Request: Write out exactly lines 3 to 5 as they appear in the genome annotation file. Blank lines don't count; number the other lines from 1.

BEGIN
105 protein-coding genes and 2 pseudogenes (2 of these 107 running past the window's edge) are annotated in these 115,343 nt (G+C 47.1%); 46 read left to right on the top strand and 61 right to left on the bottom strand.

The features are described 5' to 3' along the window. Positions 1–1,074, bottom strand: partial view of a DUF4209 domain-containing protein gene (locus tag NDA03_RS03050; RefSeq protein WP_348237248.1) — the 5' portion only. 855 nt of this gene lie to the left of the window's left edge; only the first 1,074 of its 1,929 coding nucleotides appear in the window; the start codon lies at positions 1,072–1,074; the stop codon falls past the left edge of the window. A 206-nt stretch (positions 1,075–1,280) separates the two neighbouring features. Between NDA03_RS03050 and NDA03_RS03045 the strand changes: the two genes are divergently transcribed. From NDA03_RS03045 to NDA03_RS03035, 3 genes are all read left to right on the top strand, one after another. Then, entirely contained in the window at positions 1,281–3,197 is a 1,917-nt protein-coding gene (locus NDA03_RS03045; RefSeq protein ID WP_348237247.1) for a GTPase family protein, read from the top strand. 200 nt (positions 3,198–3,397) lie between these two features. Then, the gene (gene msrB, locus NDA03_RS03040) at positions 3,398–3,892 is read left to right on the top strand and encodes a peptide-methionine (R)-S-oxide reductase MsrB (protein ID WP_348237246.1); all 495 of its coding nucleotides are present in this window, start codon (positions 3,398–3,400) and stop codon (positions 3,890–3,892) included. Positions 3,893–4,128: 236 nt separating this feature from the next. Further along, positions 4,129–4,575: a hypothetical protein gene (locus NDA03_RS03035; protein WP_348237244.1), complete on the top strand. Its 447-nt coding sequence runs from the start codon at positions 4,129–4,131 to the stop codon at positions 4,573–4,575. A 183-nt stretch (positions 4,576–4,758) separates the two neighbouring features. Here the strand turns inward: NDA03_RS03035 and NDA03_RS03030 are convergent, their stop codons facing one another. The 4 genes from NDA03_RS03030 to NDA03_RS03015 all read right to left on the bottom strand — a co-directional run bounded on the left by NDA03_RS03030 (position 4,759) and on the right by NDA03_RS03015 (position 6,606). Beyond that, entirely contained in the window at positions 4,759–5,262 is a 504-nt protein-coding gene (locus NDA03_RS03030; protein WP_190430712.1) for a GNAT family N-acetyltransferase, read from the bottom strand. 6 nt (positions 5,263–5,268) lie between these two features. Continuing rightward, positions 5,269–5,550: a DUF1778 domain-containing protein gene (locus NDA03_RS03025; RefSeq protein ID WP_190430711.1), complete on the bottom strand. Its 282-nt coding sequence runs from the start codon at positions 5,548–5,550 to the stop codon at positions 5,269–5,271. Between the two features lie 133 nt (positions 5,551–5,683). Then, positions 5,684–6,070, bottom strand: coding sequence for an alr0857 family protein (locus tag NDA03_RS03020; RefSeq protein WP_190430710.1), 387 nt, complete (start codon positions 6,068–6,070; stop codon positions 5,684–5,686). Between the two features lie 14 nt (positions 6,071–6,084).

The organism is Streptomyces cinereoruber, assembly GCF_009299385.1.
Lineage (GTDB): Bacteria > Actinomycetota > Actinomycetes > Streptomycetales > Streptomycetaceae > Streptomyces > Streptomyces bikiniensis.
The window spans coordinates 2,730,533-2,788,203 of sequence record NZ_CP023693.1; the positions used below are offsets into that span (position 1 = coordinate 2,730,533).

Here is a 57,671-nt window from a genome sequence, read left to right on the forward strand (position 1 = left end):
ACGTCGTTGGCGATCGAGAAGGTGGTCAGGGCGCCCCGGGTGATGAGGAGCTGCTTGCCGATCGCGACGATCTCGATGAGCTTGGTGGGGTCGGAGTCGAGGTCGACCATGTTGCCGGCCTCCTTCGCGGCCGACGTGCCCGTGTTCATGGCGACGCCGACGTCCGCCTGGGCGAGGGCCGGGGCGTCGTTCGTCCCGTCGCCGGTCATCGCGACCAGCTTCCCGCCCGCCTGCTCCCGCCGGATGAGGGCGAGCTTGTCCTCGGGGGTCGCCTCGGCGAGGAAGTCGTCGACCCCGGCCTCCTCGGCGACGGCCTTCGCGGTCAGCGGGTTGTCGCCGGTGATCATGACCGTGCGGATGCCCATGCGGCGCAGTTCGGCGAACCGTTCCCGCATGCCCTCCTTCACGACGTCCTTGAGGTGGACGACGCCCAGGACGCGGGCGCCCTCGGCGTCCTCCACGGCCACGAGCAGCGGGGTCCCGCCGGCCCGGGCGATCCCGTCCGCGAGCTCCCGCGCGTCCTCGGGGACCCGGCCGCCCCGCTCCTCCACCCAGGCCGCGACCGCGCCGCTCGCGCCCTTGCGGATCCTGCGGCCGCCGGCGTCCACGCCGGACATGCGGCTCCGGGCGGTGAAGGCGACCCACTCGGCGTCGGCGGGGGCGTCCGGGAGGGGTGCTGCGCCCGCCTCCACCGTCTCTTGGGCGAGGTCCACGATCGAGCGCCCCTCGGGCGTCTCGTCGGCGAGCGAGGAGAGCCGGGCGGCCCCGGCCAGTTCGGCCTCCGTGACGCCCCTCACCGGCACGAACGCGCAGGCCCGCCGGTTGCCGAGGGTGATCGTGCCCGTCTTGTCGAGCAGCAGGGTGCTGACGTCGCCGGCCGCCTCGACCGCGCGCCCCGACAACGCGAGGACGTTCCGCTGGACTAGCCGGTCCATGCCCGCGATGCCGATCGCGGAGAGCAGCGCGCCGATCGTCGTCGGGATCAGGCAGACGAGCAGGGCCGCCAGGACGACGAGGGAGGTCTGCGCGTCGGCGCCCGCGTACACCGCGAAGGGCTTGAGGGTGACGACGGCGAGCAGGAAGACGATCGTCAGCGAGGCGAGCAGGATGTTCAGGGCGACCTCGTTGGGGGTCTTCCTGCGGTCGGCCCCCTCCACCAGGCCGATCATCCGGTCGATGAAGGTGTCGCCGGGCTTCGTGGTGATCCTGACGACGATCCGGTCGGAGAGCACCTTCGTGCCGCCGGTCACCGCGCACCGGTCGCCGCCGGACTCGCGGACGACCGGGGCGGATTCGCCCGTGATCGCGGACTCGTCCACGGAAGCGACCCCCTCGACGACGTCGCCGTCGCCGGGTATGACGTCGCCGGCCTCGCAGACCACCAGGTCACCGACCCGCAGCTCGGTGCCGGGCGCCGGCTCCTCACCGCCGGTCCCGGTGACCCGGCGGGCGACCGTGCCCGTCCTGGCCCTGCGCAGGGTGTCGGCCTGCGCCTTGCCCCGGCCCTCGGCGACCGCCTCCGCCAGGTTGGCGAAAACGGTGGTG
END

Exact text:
The organism is Streptomyces cinereoruber, assembly GCF_009299385.1.
Lineage (GTDB): Bacteria > Actinomycetota > Actinomycetes > Streptomycetales > Streptomycetaceae > Streptomyces > Streptomyces bikiniensis.
The window spans coordinates 2,730,533-2,788,203 of sequence record NZ_CP023693.1; the positions used below are offsets into that span (position 1 = coordinate 2,730,533).